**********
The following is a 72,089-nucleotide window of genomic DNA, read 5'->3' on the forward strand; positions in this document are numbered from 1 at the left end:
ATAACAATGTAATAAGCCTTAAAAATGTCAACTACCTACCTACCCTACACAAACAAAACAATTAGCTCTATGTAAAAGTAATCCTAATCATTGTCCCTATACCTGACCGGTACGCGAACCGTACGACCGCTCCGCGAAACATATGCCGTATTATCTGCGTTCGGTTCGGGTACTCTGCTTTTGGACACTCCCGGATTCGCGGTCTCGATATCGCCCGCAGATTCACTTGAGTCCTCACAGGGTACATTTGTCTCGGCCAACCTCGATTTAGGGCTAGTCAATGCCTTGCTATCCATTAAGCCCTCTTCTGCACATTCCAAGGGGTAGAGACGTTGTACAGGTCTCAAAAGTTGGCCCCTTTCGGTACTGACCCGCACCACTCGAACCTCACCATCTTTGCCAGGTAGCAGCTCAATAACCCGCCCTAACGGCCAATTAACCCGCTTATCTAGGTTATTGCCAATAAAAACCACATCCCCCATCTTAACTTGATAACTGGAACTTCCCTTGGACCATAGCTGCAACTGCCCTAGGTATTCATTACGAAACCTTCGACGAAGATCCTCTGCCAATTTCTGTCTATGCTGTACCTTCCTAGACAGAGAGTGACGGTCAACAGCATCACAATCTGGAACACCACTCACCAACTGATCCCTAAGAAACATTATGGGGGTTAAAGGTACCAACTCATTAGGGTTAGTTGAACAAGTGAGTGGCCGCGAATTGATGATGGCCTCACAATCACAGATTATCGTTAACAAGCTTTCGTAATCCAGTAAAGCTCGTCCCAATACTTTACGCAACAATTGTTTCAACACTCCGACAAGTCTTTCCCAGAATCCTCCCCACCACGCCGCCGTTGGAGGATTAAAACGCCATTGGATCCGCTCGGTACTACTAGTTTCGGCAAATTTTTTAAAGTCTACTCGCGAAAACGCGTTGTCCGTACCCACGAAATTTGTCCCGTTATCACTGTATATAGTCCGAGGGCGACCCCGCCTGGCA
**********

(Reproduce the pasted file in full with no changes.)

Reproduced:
The following is a 72,089-nucleotide window of genomic DNA, read 5'->3' on the forward strand; positions in this document are numbered from 1 at the left end:
ATAACAATGTAATAAGCCTTAAAAATGTCAACTACCTACCTACCCTACACAAACAAAACAATTAGCTCTATGTAAAAGTAATCCTAATCATTGTCCCTATACCTGACCGGTACGCGAACCGTACGACCGCTCCGCGAAACATATGCCGTATTATCTGCGTTCGGTTCGGGTACTCTGCTTTTGGACACTCCCGGATTCGCGGTCTCGATATCGCCCGCAGATTCACTTGAGTCCTCACAGGGTACATTTGTCTCGGCCAACCTCGATTTAGGGCTAGTCAATGCCTTGCTATCCATTAAGCCCTCTTCTGCACATTCCAAGGGGTAGAGACGTTGTACAGGTCTCAAAAGTTGGCCCCTTTCGGTACTGACCCGCACCACTCGAACCTCACCATCTTTGCCAGGTAGCAGCTCAATAACCCGCCCTAACGGCCAATTAACCCGCTTATCTAGGTTATTGCCAATAAAAACCACATCCCCCATCTTAACTTGATAACTGGAACTTCCCTTGGACCATAGCTGCAACTGCCCTAGGTATTCATTACGAAACCTTCGACGAAGATCCTCTGCCAATTTCTGTCTATGCTGTACCTTCCTAGACAGAGAGTGACGGTCAACAGCATCACAATCTGGAACACCACTCACCAACTGATCCCTAAGAAACATTATGGGGGTTAAAGGTACCAACTCATTAGGGTTAGTTGAACAAGTGAGTGGCCGCGAATTGATGATGGCCTCACAATCACAGATTATCGTTAACAAGCTTTCGTAATCCAGTAAAGCTCGTCCCAATACTTTACGCAACAATTGTTTCAACACTCCGACAAGTCTTTCCCAGAATCCTCCCCACCACGCCGCCGTTGGAGGATTAAAACGCCATTGGATCCGCTCGGTACTACTAGTTTCGGCAAATTTTTTAAAGTCTACTCGCGAAAACGCGTTGTCCGTACCCACGAAATTTGTCCCGTTATCACTGTATATAGTCCGAGGGCGACCCCGCCTGGCA